A well known early Medieval ''diplomatic tale'', Abul Abbas was said to have been one of the very first attempts at establishing some sort of detente between The Frankish Emperor Charlemagne with a Middle Eastern Kingdom, in this instance – The Abbasid. After many attempts to establish friendly ties, Charlemagne was presented with what was said to a White Elephant. The Beast was named Abul Abbas, and was delivered from Baghdad in 801 AD.
As with many Franks, who had never seen such a creature, great fanfare was given to the gift. It was documented throughout early Medieval Europe, and Charlemagne himself saw Abul as a possible propaganda tool in War (having been well schooled in the exploits of Hannibal, centuries prior). However, by 810 AD, Abul suddenly died. Much is made thereafter as to what happened to Abul (in particular His remains). Some Historians cite that the massive skeleton was cleaned and preserved as a form of attraction in Charlemagne's Palace. Others, it was buried with ''great fanfare'' – befitting a King. Conversely, no one is quite sure of just where Abul was buried. Some say along The Rhine River.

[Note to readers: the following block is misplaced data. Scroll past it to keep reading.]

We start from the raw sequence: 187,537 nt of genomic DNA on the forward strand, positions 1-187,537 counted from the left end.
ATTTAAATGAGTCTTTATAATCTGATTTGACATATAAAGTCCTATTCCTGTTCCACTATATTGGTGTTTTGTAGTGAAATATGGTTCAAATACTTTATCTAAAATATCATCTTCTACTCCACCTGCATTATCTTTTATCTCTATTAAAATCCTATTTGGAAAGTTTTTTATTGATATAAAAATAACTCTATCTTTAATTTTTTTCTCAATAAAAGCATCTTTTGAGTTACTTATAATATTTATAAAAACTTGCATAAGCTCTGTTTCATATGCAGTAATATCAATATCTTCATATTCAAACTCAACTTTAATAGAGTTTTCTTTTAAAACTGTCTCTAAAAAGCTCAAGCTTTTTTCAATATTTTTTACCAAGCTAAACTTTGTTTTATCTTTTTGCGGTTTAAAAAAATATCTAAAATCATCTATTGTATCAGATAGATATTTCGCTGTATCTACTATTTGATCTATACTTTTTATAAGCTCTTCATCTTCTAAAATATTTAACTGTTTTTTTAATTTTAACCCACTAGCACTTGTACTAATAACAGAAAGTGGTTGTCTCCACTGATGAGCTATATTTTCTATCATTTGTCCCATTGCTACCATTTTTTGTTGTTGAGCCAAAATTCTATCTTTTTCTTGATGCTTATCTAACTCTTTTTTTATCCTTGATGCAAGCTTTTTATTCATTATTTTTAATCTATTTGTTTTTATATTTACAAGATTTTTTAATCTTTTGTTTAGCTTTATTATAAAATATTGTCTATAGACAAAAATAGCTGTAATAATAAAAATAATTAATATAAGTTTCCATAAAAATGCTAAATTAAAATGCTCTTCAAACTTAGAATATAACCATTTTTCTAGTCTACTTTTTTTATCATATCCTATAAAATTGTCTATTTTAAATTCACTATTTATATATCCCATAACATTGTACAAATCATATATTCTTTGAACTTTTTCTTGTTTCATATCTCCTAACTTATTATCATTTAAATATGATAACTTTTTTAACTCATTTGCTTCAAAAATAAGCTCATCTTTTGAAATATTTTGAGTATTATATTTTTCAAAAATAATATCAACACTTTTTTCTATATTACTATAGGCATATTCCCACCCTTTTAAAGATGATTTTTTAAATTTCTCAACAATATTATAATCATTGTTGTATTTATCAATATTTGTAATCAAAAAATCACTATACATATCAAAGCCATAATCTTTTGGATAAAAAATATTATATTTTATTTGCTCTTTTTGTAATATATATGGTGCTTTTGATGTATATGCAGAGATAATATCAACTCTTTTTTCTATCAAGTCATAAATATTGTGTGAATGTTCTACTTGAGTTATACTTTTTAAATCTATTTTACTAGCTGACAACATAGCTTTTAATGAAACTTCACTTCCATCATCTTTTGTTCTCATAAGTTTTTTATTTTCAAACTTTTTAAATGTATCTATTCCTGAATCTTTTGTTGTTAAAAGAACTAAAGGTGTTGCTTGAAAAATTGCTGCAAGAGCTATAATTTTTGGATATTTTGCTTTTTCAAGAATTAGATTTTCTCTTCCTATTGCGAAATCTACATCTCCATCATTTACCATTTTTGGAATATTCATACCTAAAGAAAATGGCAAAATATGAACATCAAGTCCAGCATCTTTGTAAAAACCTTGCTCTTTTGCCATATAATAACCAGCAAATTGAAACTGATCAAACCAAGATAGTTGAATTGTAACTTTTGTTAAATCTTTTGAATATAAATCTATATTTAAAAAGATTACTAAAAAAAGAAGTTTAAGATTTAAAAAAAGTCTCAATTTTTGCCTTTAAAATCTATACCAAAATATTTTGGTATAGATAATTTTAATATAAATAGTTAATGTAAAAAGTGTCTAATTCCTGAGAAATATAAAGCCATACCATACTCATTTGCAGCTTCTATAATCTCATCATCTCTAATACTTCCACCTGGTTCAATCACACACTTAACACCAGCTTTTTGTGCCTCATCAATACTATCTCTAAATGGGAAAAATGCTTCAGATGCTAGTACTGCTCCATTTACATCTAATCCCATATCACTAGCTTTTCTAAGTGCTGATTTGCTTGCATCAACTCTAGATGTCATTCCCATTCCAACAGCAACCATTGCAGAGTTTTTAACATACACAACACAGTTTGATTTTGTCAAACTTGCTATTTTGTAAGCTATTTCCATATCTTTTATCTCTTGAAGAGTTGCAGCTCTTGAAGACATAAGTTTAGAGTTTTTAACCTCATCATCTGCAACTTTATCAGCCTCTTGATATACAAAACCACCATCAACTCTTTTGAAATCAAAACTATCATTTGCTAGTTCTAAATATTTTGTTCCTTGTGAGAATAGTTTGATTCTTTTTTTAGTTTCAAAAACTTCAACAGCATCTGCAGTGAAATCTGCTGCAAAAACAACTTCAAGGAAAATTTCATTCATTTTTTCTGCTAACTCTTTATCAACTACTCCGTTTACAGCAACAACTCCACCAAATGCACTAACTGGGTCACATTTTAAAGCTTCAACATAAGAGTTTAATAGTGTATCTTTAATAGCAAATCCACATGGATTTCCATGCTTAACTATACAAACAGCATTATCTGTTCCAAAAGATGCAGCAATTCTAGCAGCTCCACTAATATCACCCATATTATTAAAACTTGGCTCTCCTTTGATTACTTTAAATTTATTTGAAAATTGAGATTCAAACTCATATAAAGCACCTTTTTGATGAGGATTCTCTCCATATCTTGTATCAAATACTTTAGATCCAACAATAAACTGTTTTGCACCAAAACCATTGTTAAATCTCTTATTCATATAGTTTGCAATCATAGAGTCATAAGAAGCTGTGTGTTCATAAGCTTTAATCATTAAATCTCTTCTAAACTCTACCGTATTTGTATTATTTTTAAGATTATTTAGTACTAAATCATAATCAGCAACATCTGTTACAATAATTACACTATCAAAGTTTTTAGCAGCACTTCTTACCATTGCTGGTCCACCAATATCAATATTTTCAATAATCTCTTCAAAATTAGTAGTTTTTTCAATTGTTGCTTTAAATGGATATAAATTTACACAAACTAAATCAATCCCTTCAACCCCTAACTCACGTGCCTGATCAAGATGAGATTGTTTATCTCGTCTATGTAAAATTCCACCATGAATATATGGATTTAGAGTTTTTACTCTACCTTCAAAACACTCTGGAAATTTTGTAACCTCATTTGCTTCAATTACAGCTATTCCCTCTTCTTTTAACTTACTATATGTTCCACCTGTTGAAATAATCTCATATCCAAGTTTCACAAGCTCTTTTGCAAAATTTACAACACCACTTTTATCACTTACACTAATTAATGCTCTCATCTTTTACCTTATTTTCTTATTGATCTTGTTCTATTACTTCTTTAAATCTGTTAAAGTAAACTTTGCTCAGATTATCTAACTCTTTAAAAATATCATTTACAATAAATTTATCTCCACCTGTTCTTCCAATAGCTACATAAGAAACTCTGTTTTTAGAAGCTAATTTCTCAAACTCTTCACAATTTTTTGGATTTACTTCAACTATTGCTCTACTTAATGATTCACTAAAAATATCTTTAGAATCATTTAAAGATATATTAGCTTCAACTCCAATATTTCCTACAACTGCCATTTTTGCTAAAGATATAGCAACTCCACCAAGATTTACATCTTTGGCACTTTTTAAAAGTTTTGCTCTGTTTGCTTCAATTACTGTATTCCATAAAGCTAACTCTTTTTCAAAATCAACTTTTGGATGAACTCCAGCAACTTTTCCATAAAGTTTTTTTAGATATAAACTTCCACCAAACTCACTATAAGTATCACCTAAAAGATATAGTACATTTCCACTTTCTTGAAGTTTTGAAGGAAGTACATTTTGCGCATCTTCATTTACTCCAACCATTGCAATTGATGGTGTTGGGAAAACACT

By the mid-14th Century AD, Abul – much as His former Master, has been shrouded in much mysticism and lore, often giving the creature supernatural abilities. Many pieces of Medieval Art portray Abul as White (a rare form), despite the probabilities that Abul was not so colored.